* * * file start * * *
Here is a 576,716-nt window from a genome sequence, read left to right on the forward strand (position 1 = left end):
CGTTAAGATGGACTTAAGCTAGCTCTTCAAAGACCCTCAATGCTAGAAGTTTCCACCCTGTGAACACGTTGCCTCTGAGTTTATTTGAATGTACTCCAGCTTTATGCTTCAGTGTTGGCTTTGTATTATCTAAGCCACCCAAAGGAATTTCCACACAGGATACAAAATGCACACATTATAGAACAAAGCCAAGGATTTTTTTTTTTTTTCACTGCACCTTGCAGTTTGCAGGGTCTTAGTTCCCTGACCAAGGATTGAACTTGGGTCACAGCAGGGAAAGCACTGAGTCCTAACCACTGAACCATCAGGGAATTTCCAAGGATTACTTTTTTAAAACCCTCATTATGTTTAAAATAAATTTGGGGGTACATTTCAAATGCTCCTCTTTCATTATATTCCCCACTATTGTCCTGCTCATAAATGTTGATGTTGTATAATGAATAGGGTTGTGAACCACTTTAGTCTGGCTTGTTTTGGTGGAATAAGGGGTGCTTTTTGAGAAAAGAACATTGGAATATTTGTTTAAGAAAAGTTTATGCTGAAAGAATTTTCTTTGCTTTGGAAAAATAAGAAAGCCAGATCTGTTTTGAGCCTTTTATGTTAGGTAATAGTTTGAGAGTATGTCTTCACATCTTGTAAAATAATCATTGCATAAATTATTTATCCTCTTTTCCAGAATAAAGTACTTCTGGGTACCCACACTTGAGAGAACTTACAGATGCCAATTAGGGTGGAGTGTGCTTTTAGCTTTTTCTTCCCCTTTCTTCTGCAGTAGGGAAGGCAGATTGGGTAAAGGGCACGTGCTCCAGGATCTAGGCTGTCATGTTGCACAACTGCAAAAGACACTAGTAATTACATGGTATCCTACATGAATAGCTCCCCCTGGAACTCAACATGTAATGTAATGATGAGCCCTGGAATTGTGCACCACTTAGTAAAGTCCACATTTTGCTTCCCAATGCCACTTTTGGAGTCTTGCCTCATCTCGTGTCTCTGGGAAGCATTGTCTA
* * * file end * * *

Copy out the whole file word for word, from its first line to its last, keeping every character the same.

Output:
Here is a 576,716-nt window from a genome sequence, read left to right on the forward strand (position 1 = left end):
CGTTAAGATGGACTTAAGCTAGCTCTTCAAAGACCCTCAATGCTAGAAGTTTCCACCCTGTGAACACGTTGCCTCTGAGTTTATTTGAATGTACTCCAGCTTTATGCTTCAGTGTTGGCTTTGTATTATCTAAGCCACCCAAAGGAATTTCCACACAGGATACAAAATGCACACATTATAGAACAAAGCCAAGGATTTTTTTTTTTTTTCACTGCACCTTGCAGTTTGCAGGGTCTTAGTTCCCTGACCAAGGATTGAACTTGGGTCACAGCAGGGAAAGCACTGAGTCCTAACCACTGAACCATCAGGGAATTTCCAAGGATTACTTTTTTAAAACCCTCATTATGTTTAAAATAAATTTGGGGGTACATTTCAAATGCTCCTCTTTCATTATATTCCCCACTATTGTCCTGCTCATAAATGTTGATGTTGTATAATGAATAGGGTTGTGAACCACTTTAGTCTGGCTTGTTTTGGTGGAATAAGGGGTGCTTTTTGAGAAAAGAACATTGGAATATTTGTTTAAGAAAAGTTTATGCTGAAAGAATTTTCTTTGCTTTGGAAAAATAAGAAAGCCAGATCTGTTTTGAGCCTTTTATGTTAGGTAATAGTTTGAGAGTATGTCTTCACATCTTGTAAAATAATCATTGCATAAATTATTTATCCTCTTTTCCAGAATAAAGTACTTCTGGGTACCCACACTTGAGAGAACTTACAGATGCCAATTAGGGTGGAGTGTGCTTTTAGCTTTTTCTTCCCCTTTCTTCTGCAGTAGGGAAGGCAGATTGGGTAAAGGGCACGTGCTCCAGGATCTAGGCTGTCATGTTGCACAACTGCAAAAGACACTAGTAATTACATGGTATCCTACATGAATAGCTCCCCCTGGAACTCAACATGTAATGTAATGATGAGCCCTGGAATTGTGCACCACTTAGTAAAGTCCACATTTTGCTTCCCAATGCCACTTTTGGAGTCTTGCCTCATCTCGTGTCTCTGGGAAGCATTGTCTA